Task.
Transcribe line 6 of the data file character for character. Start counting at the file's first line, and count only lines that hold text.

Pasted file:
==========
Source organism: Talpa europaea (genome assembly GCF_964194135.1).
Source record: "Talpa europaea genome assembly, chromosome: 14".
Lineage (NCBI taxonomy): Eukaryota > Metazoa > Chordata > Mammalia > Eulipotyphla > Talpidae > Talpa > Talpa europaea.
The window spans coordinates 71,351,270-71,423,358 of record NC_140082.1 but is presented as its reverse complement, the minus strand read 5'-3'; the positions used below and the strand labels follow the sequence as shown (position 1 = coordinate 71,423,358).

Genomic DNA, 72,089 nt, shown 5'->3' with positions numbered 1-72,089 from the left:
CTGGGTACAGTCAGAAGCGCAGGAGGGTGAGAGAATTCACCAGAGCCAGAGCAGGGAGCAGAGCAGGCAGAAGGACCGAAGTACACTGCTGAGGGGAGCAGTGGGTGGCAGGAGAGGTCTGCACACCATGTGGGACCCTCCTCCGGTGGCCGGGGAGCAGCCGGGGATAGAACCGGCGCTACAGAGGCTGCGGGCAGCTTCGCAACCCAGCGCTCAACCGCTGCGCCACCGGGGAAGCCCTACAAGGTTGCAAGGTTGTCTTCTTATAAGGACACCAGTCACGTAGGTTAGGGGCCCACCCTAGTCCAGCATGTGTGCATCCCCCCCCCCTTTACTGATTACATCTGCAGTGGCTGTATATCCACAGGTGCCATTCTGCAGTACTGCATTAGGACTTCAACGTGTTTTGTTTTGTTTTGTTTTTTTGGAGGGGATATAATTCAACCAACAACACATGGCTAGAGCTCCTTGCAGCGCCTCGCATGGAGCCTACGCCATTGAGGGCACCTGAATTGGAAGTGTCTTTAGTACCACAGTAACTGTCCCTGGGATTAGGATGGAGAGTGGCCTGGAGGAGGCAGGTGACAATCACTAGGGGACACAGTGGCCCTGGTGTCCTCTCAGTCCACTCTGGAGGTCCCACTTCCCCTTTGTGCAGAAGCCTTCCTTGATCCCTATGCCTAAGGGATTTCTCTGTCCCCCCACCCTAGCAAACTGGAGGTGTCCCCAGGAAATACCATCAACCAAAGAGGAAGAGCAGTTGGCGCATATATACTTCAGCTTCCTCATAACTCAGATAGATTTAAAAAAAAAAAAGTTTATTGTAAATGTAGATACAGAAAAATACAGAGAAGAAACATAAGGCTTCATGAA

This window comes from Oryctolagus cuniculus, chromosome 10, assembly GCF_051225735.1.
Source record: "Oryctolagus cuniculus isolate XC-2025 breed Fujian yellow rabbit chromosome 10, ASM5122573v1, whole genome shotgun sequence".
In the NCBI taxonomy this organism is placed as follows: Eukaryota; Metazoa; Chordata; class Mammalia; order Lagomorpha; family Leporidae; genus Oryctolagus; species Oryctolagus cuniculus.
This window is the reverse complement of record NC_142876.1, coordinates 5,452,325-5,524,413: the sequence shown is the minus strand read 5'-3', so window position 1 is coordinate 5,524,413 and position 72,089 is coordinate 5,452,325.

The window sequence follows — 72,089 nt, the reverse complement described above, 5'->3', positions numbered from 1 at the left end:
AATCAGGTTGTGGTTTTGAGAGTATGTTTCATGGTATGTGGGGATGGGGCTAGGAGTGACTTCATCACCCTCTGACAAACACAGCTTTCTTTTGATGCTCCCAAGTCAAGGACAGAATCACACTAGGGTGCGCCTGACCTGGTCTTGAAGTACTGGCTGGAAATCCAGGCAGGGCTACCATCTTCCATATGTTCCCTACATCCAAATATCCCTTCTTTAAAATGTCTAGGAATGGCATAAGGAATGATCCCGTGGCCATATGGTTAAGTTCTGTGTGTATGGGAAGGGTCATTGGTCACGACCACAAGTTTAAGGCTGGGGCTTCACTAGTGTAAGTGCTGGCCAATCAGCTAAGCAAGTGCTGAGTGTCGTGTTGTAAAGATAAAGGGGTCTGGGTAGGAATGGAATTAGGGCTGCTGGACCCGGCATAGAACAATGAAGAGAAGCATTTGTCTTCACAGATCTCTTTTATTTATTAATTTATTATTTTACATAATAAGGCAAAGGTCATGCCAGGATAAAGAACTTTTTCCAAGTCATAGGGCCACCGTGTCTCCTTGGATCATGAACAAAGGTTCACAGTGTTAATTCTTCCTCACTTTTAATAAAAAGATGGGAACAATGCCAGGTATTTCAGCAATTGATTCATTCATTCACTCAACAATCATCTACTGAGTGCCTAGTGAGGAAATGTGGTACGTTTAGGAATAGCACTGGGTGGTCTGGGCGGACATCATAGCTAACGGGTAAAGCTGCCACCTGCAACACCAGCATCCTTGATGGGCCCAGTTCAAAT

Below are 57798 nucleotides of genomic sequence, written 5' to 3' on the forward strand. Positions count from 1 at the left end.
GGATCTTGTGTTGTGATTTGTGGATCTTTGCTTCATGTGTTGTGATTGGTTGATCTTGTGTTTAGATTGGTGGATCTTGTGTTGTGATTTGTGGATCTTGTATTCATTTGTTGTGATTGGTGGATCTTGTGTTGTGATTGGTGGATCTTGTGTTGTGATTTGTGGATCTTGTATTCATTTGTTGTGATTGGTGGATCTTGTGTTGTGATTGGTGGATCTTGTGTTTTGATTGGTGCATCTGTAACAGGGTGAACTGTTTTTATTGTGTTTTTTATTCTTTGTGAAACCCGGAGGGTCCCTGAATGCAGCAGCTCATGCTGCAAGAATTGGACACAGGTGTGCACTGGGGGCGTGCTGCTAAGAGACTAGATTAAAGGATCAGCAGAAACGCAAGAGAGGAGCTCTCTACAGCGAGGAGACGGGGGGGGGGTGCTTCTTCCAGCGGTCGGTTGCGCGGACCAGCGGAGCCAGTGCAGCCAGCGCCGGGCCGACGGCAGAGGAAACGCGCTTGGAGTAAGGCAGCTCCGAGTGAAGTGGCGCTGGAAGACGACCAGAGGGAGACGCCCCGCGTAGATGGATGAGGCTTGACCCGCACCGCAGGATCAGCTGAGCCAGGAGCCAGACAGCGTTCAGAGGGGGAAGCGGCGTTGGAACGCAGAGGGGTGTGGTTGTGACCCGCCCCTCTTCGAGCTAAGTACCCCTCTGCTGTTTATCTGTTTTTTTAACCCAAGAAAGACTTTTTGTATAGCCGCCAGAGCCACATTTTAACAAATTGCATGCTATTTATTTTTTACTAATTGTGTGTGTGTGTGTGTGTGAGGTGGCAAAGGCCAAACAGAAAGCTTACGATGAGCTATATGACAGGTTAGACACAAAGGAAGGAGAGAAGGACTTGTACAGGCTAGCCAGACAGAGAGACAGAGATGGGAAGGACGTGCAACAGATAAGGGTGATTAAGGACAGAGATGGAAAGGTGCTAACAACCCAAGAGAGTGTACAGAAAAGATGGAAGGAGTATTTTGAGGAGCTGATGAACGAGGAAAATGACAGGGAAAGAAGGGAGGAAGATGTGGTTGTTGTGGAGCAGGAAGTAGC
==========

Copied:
CTGGGTACAGTCAGAAGCGCAGGAGGGTGAGAGAATTCACCAGAGCCAGAGCAGGGAGCAGAGCAGGCAGAAGGACCGAAGTACACTGCTGAGGGGAGCAGTGGGTGGCAGGAGAGGTCTGCACACCATGTGGGACCCTCCTCCGGTGGCCGGGGAGCAGCCGGGGATAGAACCGGCGCTACAGAGGCTGCGGGCAGCTTCGCAACCCAGCGCTCAACCGCTGCGCCACCGGGGAAGCCCTACAAGGTTGCAAGGTTGTCTTCTTATAAGGACACCAGTCACGTAGGTTAGGGGCCCACCCTAGTCCAGCATGTGTGCATCCCCCCCCCCTTTACTGATTACATCTGCAGTGGCTGTATATCCACAGGTGCCATTCTGCAGTACTGCATTAGGACTTCAACGTGTTTTGTTTTGTTTTGTTTTTTTGGAGGGGATATAATTCAACCAACAACACATGGCTAGAGCTCCTTGCAGCGCCTCGCATGGAGCCTACGCCATTGAGGGCACCTGAATTGGAAGTGTCTTTAGTACCACAGTAACTGTCCCTGGGATTAGGATGGAGAGTGGCCTGGAGGAGGCAGGTGACAATCACTAGGGGACACAGTGGCCCTGGTGTCCTCTCAGTCCACTCTGGAGGTCCCACTTCCCCTTTGTGCAGAAGCCTTCCTTGATCCCTATGCCTAAGGGATTTCTCTGTCCCCCCACCCTAGCAAACTGGAGGTGTCCCCAGGAAATACCATCAACCAAAGAGGAAGAGCAGTTGGCGCATATATACTTCAGCTTCCTCATAACTCAGATAGATTTAAAAAAAAAAAAGTTTATTGTAAATGTAGATACAGAAAAATACAGAGAAGAAACATAAGGCTTCATGAA